New Jersey hospitals and nursing homes are required by law to ask each patient upon admission whether he/she has an advance directive, more commonly known as a living will.
This law is in compliance with the federal Patient Self-Determination Act (PSDA) of 1990. The PSDA was designed to recognize the right of each individual to request or deny life-sustaining treatment, such as respirators and feeding tubes. An advance directive is a legally recognized document that clearly states a person's preferences for medical treatment in life-sustaining matters. It "speaks" for the patient if he/she becomes incapable of making or voicing health care decisions in accepting or refusing treatment. Individuals do not need an attorney or physician to complete a living will, but two adults, or one attorney or notary public, should be present as witnesses when the document is signed. Hospital staff may not serve as witnesses.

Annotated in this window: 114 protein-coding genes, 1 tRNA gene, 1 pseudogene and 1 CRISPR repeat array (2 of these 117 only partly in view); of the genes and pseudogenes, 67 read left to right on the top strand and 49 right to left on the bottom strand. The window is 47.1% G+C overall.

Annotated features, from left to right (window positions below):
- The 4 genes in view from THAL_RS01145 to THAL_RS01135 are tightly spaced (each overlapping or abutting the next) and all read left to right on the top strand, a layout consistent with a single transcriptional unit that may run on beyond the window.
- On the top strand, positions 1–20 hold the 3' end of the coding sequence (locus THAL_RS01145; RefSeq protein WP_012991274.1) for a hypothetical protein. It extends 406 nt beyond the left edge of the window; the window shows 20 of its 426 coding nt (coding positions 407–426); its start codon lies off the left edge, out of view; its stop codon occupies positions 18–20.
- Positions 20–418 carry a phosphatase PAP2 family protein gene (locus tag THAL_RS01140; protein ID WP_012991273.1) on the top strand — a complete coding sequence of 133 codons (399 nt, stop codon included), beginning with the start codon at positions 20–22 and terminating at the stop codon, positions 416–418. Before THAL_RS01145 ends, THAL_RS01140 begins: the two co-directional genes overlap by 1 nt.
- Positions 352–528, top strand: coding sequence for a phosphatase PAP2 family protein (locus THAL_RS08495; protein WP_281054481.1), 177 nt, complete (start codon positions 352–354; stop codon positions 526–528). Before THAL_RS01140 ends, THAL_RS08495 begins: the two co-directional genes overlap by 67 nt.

The law requires that health care institutions make routine inquiries concerning the existence and location of an advance directive, provide informational materials to patients, their families and health care representatives, and assist patients interested in discussing and executing an advance directive. If patients do not bring an advance directive to the hospital, they can tell a nurse their intent, and it will be documented in their charts. For more information on advance directives, call Social Services at (973) 831-5177.